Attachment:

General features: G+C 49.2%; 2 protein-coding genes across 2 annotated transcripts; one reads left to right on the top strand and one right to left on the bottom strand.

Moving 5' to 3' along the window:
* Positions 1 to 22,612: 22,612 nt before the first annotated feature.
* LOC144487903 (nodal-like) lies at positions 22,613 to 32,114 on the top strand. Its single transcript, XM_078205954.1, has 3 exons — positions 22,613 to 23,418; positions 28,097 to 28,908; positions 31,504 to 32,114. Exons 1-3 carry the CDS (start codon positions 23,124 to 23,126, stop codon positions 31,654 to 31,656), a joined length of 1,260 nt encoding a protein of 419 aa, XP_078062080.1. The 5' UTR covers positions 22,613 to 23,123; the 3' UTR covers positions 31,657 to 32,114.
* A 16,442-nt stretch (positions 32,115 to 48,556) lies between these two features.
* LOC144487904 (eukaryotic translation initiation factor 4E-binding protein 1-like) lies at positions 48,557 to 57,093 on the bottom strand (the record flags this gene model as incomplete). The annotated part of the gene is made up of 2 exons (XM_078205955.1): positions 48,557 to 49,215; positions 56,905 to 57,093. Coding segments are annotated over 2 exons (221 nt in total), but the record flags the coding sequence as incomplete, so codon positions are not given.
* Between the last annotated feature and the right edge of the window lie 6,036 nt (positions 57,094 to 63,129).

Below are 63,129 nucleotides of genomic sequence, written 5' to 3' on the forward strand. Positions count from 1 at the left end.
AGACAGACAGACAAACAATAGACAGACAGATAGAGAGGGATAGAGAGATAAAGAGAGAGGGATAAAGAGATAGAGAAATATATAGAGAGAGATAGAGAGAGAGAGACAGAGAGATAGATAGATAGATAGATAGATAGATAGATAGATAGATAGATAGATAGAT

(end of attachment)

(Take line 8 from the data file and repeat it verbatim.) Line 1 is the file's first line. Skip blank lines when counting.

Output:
Below are 63,129 nucleotides of genomic sequence, written 5' to 3' on the forward strand. Positions count from 1 at the left end.